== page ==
Utopia Series 1, Episode 6 (2013)
Written by Dennis Kelly
Directed by Marc Munden
“Who We Are, Who We Become” is my unofficial title for this final episode of Utopia’s first season. Jessica Hyde has brought the manuscript to the runaways, and now it feels like all the pieces are coming together. But throughout this episode, we see characters either confirming they are who we always thought they were or revealing a turn and surprising us with their actual role. It’s the sort of surprise overload you would expect for a series finale of this sort of program. The paranoia is amped up, and bonds are either shredded entirely or strengthened through trust being revealed as earned.
Becky comes to realize she will be another victim of Deals despite her fighting against the symptoms. Her short encounter with Donaldson sees her chance to have medication to ease her pain evaporate. Donaldson also confirms what an insipid worm he indeed is, a character trait that will be amplified by a change in actors in the second season. Becky tries to get caught up in the idea that she and Ian can be happy together, but her first significant seizure from Deals is interpreted by her as a sign that she is damned.
Dugdale reveals three truths about himself. First, he is a natural parent. When Dugdale actually speaks to Alice since Grant’s capture, he truly listens to her when she reveals that she watched her mother get murdered. He comes to the decision that he and his wife will adopt Alice and we see that his journey to become a parent was something he actually wanted. On the flipside, we see that Dugdale can be vengeful. When the truth comes out about the child, he and his wife are waiting for we see him take brutal action, yet still feel some regret when he understands what he’s done. We also see he is a man who will do the right thing. His guilt about turning Grant over to the Network surfaces and he becomes a valuable ally to the runaways, particularly in discovering the identity of Mr. Rabbit.
Grant learns that, when the right pressure is applied, he can be a killer. Conran Letts’ assistant has Grant under threat of torturing his mother if he doesn’t complete a coded drawing he copied from the manuscript. Grant is pushed to his brink and takes a cue from Jessica Hyde. He discovers how quickly a weapon can be made from his surroundings, but he also has to go through a lot of psychological stress to work himself up to actually killing a person. For a twelve-year-old kid, this is a massive wound to his psyche and something that will continue to haunt him in the next series.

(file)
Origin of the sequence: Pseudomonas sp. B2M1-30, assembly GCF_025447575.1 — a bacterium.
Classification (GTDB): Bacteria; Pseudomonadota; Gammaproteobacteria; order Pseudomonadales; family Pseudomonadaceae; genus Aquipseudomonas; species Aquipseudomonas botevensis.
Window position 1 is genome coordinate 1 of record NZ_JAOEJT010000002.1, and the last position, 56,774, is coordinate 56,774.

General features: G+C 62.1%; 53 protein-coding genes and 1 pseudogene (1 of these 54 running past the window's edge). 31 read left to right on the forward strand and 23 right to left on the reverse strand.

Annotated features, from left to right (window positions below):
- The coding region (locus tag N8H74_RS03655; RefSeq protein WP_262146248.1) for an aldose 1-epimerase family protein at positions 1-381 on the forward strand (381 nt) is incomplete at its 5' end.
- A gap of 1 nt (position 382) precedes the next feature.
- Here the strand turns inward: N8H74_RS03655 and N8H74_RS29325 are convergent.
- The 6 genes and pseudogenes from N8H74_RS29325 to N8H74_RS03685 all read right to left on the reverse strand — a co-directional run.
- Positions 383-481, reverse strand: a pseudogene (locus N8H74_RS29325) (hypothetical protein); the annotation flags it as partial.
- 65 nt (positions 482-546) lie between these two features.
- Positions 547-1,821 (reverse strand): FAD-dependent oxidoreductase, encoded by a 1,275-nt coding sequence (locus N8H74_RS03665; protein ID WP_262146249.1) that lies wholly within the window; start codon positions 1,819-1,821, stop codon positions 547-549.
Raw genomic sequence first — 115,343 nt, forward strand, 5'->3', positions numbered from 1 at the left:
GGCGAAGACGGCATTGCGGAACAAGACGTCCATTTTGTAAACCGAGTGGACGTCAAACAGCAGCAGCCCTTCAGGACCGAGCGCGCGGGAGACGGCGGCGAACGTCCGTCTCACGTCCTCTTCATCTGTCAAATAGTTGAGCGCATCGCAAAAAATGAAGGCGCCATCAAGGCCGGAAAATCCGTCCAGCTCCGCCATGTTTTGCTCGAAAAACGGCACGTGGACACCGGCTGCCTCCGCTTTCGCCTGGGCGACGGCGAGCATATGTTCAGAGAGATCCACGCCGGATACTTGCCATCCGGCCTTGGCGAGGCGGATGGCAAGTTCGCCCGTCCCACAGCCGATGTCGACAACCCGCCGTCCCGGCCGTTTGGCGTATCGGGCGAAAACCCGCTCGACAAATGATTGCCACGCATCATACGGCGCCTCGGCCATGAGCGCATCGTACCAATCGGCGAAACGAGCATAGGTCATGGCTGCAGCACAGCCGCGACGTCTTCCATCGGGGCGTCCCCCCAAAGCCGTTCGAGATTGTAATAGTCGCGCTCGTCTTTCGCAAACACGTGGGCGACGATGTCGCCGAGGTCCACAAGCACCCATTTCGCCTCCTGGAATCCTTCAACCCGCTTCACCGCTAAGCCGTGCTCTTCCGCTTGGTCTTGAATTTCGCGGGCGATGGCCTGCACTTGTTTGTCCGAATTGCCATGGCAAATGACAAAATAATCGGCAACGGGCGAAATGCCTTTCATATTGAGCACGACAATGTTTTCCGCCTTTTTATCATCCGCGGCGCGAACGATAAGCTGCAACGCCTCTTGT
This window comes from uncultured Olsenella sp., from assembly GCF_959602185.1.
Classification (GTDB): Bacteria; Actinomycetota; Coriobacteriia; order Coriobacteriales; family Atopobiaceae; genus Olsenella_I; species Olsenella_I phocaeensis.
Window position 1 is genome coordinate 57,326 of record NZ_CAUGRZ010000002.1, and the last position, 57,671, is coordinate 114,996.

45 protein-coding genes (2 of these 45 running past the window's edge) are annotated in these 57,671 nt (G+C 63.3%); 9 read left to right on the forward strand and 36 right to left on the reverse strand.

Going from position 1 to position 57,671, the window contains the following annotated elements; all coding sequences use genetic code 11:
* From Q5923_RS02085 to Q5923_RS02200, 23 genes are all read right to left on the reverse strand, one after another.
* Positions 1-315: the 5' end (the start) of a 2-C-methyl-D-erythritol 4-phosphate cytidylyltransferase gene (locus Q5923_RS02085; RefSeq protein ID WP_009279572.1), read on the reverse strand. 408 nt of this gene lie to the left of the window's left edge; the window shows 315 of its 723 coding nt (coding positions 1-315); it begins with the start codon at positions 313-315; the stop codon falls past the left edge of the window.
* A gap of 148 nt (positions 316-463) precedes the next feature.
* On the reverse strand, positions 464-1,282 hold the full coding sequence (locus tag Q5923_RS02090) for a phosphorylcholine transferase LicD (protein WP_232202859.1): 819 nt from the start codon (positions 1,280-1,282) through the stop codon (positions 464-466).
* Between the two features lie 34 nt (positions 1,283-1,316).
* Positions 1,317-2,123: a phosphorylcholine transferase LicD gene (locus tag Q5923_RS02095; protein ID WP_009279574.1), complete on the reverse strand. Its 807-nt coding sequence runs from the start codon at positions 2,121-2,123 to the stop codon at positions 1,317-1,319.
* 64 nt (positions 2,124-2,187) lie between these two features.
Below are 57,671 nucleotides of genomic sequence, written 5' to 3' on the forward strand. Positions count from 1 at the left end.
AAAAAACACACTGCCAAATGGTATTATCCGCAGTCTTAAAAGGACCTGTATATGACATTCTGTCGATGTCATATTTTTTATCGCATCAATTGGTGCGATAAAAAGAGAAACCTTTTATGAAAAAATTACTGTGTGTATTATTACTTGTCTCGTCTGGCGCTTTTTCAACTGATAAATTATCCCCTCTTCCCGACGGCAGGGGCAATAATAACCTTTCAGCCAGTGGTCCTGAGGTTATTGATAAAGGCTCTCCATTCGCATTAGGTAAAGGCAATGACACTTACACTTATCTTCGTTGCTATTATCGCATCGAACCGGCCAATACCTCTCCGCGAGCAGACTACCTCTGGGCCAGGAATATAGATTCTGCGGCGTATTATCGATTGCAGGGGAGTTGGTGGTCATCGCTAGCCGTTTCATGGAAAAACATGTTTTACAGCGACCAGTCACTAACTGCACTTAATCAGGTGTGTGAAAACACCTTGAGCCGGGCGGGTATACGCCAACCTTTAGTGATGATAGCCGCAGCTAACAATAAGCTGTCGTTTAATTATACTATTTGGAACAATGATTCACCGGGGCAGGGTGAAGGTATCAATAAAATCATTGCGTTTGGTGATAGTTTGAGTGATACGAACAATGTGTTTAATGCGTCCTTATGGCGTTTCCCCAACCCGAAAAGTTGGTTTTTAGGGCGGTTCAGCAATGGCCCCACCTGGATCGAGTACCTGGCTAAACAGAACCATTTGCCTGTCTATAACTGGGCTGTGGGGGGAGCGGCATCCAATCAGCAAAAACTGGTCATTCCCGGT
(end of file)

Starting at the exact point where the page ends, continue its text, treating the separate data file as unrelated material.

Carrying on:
Wilson Wilson reveals what we could already see coming since he allowed Letts to escape. He fakes out letting the press know about the Janus virus and when the moment is right turns the table on Jessica. Where he is left at the end of series 1 brings a lot of questions, but don’t worry he’ll be back and looking for revenge in series 2. Along with Wilson, we have the multiple fakeouts and reveals surrounding Millner. I would argue she is one of the most crucial characters in series 2 and has one of the best stories in the entire run. That final turn by her is such a satisfying way to wrap up things and leave us clamoring for the next six episodes.
I haven’t mentioned this yet, but I really want to talk about how great the show’s soundtrack by Cristobal Tapia de Veer is one of the best things I’ve ever heard on a television program. He is a brilliant Chilean-born Canadian composer with a specialization in percussion. The music he produced for the show entirely matches the paranoid story happening on screen. It is made up of strange mouth pops, synthesized voices humming, and odd squicky wet noises. I would argue the music is the equivalent to feeling bugs crawling under your skin. Alongside the masterful direction of Marc Munden and colorist Aidan Ferrell, an atmosphere of otherworldliness is constructed. Utopia ends up being a story vitally relevant to our time, yet also like glimpsing a bizarre heightened parallel reality.
We won’t be looking at series 2 until June, but meet us back here when we do!